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Case Update – concerning the legality of an arrest

26 January 2021
Mr and Mrs Norman (Claimants 1 and 2 respectively) brought a judicial review claim after Essex Police obtained warrants to search their home, Ropers Farm, where they were subsequently arrested. It was believed that Claimant 1 was involved in a complex fraud using various investment vehicles.

R (on the application of Norman) v The Crown Court at Chelmsford, The Chief Constable of Essex Police [2020] EWHC 3456 (Admin)

The search warrants were quashed by the Court and valuable assets which had been unlawfully seized were returned. However, the claim that the arrests were unlawful did not succeed. While Claimants 1 and 2 were found to be innocent of the offences, the Court refused their claim for a declaration that their arrests were unlawful.

Prior to the search warrants being obtained, an informant provided intelligence to Essex Police that Claimant 1 was running a fraudulent investment vehicle. A review of HMRC documents by the police also revealed very little income declared despite a luxury lifestyle. However, it would later transpire that the informant's information was inaccurate. 

Upon obtaining warrants to enter Ropers Farm to search the property, the police officers arrived at the property at 7.30am and Claimant 1 was arrested at 7.37am on suspicion of fraud and money laundering. It was noted that the grass had foot prints in the dew and bags of cash were found in hedges at the property. Upon further investigation it was noted that there were women's trainers with grass clippings on them and the heels down (suggesting they had been put on in a hurry) and the only adult female awake at the time was Claimant 2. Based on this, Claimant 2 was also arrested on suspicion of frustrating the police's investigations and subsequently on suspicion of being involved in fraud. It was believed she had hidden cash to frustrate the enquiry. 

The police officer's witness evidence stated that the arrests were made to prevent any collusion and to properly interview the claimants at a police station.

The key questions in determining the legality of the arrests were whether the police officers had reasonable grounds for suspecting that the claimants had committed the offences, and whether they had reasonable grounds to believe the arrests were necessary.

As regards the warrants obtained, it was conceded by the Police that they should be quashed due to procedural errors, including the offences not being particularised, insufficient disclosure and the fact that each page of the warrant was not marked with court approval.

The Law

To make a lawful arrest, section 24 of the Police and Criminal Evidence Act 1984 ('PACE') and the revised Code G of PACE must be followed.

Section 24(2) of PACE requires the officer to have reasonable grounds for suspecting an offence has been committed. Section 24(4) requires that an officer can only exercise an arrest if one of the reasons set out in section 24(5) is satisfied. In this case the reason was that under section 24(5)(e): to allow the prompt and effective investigation of the offence or of the conduct of the person in question.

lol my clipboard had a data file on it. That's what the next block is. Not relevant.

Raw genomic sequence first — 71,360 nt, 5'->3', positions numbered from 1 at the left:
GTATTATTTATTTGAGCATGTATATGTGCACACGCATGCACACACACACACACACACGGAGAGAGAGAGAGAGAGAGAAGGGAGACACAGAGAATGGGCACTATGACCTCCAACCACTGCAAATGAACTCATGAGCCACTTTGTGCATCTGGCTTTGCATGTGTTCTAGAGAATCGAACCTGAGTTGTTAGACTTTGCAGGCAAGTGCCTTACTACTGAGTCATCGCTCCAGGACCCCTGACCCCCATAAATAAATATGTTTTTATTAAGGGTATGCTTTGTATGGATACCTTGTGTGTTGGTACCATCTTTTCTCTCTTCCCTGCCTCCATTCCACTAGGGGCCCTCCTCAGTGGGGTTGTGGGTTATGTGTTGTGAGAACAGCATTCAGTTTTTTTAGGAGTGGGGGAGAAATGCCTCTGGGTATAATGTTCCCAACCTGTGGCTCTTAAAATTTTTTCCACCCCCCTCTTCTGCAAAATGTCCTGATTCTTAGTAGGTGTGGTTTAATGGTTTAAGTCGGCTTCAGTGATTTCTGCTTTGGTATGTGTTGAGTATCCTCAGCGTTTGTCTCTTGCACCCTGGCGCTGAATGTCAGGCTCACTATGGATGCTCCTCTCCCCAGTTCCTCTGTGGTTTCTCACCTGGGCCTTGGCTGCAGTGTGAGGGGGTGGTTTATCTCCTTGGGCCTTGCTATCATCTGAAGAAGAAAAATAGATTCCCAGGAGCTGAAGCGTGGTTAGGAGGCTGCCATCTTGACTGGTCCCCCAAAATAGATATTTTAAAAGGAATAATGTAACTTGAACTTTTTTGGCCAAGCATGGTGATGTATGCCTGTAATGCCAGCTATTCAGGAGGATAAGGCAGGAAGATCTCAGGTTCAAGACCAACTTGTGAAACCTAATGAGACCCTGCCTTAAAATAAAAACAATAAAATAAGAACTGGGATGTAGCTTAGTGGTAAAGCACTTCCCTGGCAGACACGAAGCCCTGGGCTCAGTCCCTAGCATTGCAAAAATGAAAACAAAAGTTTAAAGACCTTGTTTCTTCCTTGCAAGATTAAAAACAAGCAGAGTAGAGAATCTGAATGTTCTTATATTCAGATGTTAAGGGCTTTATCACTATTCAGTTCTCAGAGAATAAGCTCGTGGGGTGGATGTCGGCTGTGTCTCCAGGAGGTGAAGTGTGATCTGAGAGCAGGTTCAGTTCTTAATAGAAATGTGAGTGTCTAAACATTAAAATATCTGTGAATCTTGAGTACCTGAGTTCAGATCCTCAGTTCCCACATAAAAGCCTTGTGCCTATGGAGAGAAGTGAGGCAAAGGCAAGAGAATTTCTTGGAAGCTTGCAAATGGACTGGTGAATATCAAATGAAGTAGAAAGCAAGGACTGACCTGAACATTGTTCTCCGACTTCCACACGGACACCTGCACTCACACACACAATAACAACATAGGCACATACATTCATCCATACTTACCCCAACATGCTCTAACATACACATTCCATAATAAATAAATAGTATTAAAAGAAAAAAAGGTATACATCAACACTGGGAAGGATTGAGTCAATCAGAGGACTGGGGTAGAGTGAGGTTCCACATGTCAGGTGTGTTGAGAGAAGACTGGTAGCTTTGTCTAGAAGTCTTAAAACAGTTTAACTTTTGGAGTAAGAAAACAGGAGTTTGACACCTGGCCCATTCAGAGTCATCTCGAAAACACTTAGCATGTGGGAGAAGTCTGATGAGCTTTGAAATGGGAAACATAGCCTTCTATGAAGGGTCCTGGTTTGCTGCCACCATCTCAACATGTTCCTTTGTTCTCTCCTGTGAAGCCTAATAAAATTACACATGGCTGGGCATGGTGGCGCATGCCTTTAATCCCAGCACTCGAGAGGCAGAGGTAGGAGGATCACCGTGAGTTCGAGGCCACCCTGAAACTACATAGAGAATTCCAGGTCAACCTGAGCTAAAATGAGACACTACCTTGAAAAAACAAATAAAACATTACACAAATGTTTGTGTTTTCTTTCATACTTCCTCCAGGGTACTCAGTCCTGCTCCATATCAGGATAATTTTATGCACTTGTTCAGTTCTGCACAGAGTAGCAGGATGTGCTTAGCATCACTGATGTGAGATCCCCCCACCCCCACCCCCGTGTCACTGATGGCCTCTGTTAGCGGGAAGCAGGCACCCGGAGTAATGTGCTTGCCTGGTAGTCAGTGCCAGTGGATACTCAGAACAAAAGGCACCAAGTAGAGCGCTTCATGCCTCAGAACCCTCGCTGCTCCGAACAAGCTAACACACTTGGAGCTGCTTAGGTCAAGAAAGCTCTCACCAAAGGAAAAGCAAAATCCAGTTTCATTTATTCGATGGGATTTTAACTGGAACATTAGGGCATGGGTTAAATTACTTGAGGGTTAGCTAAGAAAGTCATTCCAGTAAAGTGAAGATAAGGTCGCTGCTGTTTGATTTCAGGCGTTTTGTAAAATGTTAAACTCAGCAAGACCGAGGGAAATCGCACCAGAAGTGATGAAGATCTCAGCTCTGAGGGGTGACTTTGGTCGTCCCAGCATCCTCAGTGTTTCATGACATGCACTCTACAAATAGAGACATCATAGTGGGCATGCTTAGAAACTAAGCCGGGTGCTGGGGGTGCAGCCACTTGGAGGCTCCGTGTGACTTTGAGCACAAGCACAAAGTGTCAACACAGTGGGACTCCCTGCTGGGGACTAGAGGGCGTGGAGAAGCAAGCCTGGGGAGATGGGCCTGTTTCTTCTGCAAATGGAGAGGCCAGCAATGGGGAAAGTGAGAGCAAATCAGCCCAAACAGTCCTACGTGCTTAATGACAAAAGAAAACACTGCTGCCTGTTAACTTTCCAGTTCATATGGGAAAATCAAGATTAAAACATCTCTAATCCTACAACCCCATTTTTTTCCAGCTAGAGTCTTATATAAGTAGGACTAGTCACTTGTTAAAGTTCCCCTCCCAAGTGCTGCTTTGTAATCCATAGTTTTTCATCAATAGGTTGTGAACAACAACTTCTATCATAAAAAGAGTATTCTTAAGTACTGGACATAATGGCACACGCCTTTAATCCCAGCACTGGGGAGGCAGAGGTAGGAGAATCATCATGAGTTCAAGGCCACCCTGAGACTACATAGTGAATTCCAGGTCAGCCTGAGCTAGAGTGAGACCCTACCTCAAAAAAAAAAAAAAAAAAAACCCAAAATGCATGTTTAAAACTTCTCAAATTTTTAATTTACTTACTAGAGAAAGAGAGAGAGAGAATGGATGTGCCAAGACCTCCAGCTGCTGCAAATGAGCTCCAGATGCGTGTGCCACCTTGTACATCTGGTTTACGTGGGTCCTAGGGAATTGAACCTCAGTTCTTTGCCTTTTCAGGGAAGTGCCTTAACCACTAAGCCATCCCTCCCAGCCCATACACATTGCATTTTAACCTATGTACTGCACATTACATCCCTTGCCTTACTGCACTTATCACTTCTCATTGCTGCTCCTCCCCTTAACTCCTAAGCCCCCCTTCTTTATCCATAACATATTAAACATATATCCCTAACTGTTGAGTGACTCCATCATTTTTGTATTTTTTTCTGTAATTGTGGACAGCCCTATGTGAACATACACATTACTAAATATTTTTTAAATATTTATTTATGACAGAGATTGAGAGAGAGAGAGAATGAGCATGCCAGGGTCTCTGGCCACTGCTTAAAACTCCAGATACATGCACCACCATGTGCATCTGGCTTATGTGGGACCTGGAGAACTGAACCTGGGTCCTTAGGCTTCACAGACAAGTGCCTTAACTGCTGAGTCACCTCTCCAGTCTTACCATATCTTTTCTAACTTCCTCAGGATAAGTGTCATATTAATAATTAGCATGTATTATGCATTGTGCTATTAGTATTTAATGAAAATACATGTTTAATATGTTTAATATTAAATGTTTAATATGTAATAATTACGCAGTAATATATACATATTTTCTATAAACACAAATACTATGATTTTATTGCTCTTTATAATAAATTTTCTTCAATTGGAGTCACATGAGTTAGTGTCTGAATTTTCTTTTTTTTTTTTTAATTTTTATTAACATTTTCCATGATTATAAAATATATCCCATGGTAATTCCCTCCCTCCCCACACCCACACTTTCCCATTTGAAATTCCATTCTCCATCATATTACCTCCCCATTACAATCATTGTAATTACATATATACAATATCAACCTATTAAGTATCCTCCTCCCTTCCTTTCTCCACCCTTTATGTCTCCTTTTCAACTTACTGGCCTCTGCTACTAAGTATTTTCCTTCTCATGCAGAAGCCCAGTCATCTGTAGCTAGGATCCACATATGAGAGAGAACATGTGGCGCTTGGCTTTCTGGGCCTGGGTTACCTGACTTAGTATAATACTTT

Code G(2C) requires that the officer should consider the arrest is the practical, sensible and proportionate option in all the circumstances. Code G(2F) requires that the officer must consider whether the arrest is necessary in order to carry out the interview. They must consider the suspect's voluntary attendance as a practicable alternative.

The test for reasonable grounds is established as suspecting the commission of an offence and suspecting the offender is guilty of that offence. Suspicion is defined as a state of conjecture or surmise where proof is lacking. 

Further it is also established law that the requirement for necessity cannot be simply that it is desirable or convenient. 

The questions that an arresting police officer must ask themselves were  considered in Parker v Chief Constable of Essex [2018] EWCA CIV 2788:

  1. Did the arresting officer suspect that an offence had been committed? This is established based entirely on the findings of fact as to the officer's state of mind.
  2. Did the officer have reasonable grounds for that suspicion? This is the objective test set under Section 24 PACE.
  3. Did the officer suspect the person was guilty of the offence? Again this is based on the findings of fact as to the officer's state of mind.
  4. Did the officer have reasonable grounds for suspecting they were guilty of the offence?
  5. Did the officer believe that for any of the reasons mentioned in section 24(5) PACE it was necessary to arrest the person?
  6. Were there reasonable grounds for that belief?


It was found that both arresting officers had reasonable grounds to suspect that the offences had been committed and each had reasonable grounds to believe an arrest was necessary. Dingemans LJ stated that, by the time of the arrest, the police had already reasonably suspected that Claimant 1 was engaged in substantial fraud given the information received. Further, due to the investigation at the house and the evidence obtained, it was considered that the officers had reasonable grounds to arrest Claimant 2 in order to prevent collusion. 


The police officers had complied with section 24 PACE and were able to clearly demonstrate that they believed, and had reasonable grounds for suspecting, that Claimant 1 and Claimant 2 had committed the offences, and that it was reasonably necessary to arrest them both.  

Authors: Oliver Bramley

Further Reading